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Balkan Peninsula -- History -- Sources, Turkey -- History -- Ottoman Empire (1288-1918), Balkan Peninsula -- Commerce -- History -- 19th century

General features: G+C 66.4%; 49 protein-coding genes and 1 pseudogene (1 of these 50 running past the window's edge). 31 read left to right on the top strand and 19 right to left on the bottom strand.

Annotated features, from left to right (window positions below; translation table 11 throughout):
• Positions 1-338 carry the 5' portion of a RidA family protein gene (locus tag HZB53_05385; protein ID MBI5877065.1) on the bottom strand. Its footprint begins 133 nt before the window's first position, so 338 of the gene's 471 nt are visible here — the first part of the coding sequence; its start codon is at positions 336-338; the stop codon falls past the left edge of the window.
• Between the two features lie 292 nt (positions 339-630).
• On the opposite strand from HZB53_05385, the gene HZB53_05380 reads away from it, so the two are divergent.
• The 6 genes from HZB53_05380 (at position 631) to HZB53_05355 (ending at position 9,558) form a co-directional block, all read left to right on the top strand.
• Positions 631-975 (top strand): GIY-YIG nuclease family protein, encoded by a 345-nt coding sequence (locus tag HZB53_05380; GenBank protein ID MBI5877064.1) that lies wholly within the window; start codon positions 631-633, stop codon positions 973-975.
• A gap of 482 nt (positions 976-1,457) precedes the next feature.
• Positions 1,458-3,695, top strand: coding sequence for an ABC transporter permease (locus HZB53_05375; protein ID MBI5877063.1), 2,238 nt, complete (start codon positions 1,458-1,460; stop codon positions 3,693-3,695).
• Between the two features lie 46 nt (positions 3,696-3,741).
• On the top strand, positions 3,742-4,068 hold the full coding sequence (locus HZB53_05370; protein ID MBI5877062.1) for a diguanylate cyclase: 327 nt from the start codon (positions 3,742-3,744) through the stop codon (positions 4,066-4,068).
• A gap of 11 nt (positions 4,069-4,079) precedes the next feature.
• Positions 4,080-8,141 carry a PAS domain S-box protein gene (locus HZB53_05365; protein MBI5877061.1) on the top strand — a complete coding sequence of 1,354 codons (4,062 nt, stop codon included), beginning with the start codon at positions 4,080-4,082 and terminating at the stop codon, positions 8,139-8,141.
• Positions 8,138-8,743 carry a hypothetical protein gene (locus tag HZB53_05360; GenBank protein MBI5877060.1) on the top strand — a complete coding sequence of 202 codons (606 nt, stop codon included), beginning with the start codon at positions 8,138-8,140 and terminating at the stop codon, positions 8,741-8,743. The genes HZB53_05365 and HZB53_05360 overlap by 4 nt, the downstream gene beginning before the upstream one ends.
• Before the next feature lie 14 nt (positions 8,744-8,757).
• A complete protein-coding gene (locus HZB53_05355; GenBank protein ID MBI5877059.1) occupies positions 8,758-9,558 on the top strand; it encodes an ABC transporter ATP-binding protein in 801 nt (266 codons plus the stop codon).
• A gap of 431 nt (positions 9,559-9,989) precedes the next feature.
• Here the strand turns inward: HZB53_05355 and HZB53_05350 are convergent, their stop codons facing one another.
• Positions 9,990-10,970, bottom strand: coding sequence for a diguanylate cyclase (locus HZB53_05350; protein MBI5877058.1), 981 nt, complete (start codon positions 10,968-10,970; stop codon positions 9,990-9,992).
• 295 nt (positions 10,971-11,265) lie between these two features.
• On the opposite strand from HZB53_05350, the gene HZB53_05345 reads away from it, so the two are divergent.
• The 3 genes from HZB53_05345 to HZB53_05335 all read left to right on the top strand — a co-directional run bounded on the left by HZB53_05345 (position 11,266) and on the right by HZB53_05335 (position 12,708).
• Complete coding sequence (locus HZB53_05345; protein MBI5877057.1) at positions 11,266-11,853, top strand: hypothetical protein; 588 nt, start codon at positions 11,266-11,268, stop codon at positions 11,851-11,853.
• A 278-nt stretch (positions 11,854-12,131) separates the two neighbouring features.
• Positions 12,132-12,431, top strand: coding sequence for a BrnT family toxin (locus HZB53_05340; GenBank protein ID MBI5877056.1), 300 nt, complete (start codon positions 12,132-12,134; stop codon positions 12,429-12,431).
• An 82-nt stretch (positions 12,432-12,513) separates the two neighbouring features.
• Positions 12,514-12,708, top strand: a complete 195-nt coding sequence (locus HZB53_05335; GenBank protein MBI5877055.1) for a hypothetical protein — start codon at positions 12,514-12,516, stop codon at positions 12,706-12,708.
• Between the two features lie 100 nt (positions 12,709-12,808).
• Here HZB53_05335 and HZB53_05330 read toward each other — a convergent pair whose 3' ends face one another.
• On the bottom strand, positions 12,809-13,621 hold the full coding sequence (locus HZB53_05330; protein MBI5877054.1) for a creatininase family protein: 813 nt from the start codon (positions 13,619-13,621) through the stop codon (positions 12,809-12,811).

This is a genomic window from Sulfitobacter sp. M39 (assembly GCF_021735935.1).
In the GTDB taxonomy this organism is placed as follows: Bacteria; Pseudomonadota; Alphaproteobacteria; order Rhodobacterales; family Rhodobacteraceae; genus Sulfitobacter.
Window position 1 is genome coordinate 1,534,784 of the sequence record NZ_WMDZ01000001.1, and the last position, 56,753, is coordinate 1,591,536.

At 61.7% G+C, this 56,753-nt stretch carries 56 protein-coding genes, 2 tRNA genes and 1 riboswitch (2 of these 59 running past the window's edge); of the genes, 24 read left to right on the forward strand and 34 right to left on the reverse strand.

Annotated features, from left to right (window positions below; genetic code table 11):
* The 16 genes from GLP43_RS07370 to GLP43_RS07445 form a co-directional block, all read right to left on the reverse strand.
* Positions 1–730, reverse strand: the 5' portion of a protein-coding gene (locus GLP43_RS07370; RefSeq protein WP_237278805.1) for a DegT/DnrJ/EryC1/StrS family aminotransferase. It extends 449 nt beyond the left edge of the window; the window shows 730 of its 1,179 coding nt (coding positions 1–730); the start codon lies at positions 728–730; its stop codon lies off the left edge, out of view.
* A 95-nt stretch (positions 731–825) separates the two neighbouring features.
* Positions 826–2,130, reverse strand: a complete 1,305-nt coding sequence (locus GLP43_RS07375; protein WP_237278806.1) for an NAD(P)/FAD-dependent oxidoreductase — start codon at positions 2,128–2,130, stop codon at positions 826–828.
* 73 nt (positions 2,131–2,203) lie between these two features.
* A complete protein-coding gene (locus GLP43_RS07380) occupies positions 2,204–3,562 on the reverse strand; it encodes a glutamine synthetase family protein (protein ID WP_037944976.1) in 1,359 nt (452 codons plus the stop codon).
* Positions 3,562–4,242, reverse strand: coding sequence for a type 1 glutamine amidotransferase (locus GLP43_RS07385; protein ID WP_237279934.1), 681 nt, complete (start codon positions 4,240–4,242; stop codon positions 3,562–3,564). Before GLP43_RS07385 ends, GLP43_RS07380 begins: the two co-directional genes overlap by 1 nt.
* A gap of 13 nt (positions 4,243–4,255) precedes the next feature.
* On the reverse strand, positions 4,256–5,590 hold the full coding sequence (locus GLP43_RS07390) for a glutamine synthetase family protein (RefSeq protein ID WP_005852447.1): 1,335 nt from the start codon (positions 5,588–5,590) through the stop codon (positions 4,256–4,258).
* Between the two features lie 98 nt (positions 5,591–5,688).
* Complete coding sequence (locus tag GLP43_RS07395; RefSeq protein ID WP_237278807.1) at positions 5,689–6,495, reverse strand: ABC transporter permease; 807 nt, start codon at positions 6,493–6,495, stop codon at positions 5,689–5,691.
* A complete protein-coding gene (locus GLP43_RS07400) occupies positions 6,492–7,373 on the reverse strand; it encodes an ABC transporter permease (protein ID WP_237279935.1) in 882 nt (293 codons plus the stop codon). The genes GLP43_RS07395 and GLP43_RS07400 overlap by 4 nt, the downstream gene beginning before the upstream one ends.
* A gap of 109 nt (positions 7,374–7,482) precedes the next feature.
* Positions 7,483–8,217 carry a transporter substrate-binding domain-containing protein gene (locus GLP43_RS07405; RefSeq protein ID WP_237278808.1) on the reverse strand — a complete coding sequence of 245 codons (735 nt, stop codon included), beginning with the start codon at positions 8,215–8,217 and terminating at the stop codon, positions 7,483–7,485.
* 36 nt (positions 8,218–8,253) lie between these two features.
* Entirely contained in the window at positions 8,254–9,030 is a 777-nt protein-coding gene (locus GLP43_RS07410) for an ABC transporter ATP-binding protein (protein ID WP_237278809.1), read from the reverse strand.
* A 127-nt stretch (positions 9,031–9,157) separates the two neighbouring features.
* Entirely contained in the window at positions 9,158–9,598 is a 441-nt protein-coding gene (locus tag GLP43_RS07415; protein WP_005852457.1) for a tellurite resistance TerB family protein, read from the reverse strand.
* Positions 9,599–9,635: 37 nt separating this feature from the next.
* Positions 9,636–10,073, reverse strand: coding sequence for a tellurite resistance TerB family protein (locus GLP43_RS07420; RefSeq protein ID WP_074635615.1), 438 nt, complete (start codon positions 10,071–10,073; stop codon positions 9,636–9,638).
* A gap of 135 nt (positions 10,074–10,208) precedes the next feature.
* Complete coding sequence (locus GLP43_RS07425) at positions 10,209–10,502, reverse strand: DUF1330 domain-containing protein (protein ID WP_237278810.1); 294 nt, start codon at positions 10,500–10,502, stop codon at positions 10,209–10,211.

This article compares samples in commercial and epistolary guides, which provide a discursive framework to 'real' business partnership contracts and correspondence, dispersed in merchant archives that contextualize (and humanize) the dry contractual language. The guides offered pragmatism and standardization of economic behavior, envisioning commerce not only as a tool for achieving wealth but also a broader activity in the service of social progress and national prosperity. Contracts provide insights into everyday business practices, such as local economic reconfigurations, multiethnic regional cooperation, long-distance trade, and intergenerational communication. The article suggests that while the contract form followed old formulaic structure and language, its content during the first half of the 19th century reflected this broader conception of trade. This blend of professional and social identity did not last long, though. Contracts from the second half of the century indicated trends towards separation of commerce, finance, and industry and reflect broader economic and institutional changes.


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